Josh: That’s great. It really is. Alright, for those people who are trying to figure out their niche do you have any advice? You were green, you fell into mobiles, now that you’ve been in the business for a while what could other new people do to better figure out what niche is going to work for them?
John: Sure. Actually I just made a video about this. I get this question quite often, “you know, John, I’m not sure what type of investor I should be,” and first I want to disagree with that question because the whole, “what type of niche do I focus in? What type of investor should I be?” it makes us think that real estate investing is this monolithic road that we go down. Once you’re on you’re in it until you fail, or you die, or win or lose, and that’s not how this business works. Just like living in life and your career niches that you decide to go into are going to be a product of your attributes, and perception and your wants at the time, your goals, and many different other things.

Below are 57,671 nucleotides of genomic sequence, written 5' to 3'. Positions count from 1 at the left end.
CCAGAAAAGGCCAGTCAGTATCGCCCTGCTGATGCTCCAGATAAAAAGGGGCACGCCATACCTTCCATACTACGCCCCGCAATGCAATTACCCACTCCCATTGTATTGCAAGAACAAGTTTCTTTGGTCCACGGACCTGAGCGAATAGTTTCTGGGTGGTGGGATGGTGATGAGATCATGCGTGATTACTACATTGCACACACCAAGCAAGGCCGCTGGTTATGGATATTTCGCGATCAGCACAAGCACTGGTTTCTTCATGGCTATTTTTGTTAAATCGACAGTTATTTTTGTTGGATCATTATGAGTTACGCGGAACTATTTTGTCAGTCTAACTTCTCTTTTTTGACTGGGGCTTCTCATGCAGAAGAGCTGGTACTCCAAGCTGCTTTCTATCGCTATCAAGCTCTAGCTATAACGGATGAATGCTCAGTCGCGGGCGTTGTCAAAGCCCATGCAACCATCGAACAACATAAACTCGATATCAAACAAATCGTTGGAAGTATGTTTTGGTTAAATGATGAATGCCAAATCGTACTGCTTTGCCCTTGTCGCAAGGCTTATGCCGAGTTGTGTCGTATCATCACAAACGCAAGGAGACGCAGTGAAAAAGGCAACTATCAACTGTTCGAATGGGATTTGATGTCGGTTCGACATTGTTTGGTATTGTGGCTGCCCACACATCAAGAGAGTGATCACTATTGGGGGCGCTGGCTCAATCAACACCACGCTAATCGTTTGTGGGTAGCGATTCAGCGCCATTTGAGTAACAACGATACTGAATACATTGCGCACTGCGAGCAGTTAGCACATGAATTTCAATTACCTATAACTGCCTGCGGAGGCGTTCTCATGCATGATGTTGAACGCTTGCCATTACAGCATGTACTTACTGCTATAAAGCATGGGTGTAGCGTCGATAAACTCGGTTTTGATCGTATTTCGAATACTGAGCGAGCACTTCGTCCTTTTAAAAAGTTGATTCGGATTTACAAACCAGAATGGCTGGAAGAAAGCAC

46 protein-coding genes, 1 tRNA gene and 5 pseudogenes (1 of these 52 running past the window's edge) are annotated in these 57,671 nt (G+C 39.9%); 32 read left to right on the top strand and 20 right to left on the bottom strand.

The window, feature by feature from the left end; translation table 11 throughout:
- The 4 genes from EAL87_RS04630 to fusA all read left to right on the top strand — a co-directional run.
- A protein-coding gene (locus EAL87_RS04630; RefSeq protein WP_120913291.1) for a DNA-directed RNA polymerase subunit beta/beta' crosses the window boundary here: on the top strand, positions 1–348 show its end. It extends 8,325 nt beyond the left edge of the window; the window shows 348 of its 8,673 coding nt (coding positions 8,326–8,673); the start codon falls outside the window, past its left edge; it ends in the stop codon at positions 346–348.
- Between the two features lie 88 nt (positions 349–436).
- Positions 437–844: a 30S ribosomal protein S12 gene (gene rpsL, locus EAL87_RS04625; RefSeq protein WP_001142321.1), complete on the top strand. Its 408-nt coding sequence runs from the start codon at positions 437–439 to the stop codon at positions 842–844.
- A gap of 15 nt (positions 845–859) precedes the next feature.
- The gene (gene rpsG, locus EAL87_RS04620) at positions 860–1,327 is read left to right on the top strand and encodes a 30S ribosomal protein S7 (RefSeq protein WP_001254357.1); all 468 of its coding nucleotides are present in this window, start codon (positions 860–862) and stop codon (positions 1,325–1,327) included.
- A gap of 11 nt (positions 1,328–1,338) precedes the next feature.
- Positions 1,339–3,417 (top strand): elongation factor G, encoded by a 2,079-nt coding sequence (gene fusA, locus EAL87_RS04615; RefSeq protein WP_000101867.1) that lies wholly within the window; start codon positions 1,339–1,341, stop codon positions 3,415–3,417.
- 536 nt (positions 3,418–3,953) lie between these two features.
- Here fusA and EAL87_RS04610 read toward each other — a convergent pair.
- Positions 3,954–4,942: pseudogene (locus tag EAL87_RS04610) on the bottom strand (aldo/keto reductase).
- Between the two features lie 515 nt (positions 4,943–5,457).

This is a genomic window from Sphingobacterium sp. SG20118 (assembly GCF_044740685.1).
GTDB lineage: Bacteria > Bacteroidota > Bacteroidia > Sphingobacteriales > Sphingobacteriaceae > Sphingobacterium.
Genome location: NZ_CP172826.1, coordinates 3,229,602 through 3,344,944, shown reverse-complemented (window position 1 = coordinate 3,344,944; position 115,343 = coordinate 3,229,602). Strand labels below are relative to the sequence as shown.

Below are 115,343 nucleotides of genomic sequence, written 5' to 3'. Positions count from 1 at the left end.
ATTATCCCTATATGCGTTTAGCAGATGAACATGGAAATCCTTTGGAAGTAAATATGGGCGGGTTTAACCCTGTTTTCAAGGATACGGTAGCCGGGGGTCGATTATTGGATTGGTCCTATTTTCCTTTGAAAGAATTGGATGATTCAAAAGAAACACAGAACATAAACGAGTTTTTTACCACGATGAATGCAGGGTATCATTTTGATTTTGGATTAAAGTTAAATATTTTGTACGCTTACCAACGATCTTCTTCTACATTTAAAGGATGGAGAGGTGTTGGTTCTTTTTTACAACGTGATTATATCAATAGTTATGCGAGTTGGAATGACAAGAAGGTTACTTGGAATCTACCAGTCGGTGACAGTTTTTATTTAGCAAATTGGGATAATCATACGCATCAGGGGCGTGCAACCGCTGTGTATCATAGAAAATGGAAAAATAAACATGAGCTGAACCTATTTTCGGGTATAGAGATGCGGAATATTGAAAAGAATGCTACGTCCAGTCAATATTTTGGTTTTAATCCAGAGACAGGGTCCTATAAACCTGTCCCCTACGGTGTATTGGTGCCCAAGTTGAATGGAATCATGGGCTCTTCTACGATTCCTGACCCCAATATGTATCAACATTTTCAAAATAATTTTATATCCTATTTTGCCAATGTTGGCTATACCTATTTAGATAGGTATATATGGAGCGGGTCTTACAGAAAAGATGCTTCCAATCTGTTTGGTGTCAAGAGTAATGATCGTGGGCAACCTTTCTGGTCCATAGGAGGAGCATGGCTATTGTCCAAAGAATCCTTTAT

So, the first thing I would say, if you want a couple actionable steps, is to number one: spend a week or so understand a bunch of different niches. I know you, Brandon, have written 100 Ways to Make Money Real Estate Investing, love that article.
John: And, you know, understand those, and then from a bird’s eye view pick two or three that really excite you then take out those local investors who are an expert in those niches, and then understand the clarity, the footwork that you’re going to need to take moving forward. Maybe not every step, obviously, but the basic footwork moving forward. Then take massive action to become known in your area and find those deals.
So it’s when you take this action that you’re rubbing shoulders with sellers, with other investors, and at least you’re doing something, you’re gaining traction. Will you do a few deals, could you do a few deals? Yes. Will it be your ultimate ideal niche? Probably not. You’re going to find something else that you like, and maybe organically a multi-family seller might call you and you might say, “what the heck is this?” and you partner with someone who knows that and then you’re in that niche and you really love it.